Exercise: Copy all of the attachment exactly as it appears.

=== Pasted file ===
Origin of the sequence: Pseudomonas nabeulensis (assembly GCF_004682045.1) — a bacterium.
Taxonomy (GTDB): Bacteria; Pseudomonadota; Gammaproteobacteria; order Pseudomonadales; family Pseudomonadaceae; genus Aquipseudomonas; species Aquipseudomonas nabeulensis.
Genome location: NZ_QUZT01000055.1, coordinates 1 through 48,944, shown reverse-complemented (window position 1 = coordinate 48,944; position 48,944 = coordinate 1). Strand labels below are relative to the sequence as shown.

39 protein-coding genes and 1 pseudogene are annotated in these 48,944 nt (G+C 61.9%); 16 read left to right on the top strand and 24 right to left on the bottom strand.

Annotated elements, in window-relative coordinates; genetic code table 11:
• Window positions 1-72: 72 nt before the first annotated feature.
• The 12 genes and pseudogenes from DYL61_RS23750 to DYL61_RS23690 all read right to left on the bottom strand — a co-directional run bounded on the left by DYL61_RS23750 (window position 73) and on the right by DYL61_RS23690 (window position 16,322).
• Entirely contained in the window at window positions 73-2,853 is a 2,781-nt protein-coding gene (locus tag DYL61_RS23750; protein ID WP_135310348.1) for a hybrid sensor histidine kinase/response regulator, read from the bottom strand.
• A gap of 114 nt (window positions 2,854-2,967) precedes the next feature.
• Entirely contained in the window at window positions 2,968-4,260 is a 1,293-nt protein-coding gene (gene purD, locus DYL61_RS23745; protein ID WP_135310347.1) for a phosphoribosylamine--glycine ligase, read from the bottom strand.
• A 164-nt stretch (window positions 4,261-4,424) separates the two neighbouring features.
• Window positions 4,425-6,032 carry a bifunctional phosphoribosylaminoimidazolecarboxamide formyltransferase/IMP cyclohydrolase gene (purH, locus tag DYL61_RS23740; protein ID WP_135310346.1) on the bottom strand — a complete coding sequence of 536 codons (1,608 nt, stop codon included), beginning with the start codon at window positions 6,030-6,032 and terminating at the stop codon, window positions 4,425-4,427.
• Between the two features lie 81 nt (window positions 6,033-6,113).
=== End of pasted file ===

Origin of the sequence: Pseudomonas nabeulensis (assembly GCF_004682045.1) — a bacterium.
Taxonomy (GTDB): Bacteria; Pseudomonadota; Gammaproteobacteria; order Pseudomonadales; family Pseudomonadaceae; genus Aquipseudomonas; species Aquipseudomonas nabeulensis.
Genome location: NZ_QUZT01000055.1, coordinates 1 through 48,944, shown reverse-complemented (window position 1 = coordinate 48,944; position 48,944 = coordinate 1). Strand labels below are relative to the sequence as shown.

39 protein-coding genes and 1 pseudogene are annotated in these 48,944 nt (G+C 61.9%); 16 read left to right on the top strand and 24 right to left on the bottom strand.

Annotated elements, in window-relative coordinates; genetic code table 11:
• Window positions 1-72: 72 nt before the first annotated feature.
• The 12 genes and pseudogenes from DYL61_RS23750 to DYL61_RS23690 all read right to left on the bottom strand — a co-directional run bounded on the left by DYL61_RS23750 (window position 73) and on the right by DYL61_RS23690 (window position 16,322).
• Entirely contained in the window at window positions 73-2,853 is a 2,781-nt protein-coding gene (locus tag DYL61_RS23750; protein ID WP_135310348.1) for a hybrid sensor histidine kinase/response regulator, read from the bottom strand.
• A gap of 114 nt (window positions 2,854-2,967) precedes the next feature.
• Entirely contained in the window at window positions 2,968-4,260 is a 1,293-nt protein-coding gene (gene purD, locus DYL61_RS23745; protein ID WP_135310347.1) for a phosphoribosylamine--glycine ligase, read from the bottom strand.
• A 164-nt stretch (window positions 4,261-4,424) separates the two neighbouring features.
• Window positions 4,425-6,032 carry a bifunctional phosphoribosylaminoimidazolecarboxamide formyltransferase/IMP cyclohydrolase gene (purH, locus tag DYL61_RS23740; protein ID WP_135310346.1) on the bottom strand — a complete coding sequence of 536 codons (1,608 nt, stop codon included), beginning with the start codon at window positions 6,030-6,032 and terminating at the stop codon, window positions 4,425-4,427.
• Between the two features lie 81 nt (window positions 6,033-6,113).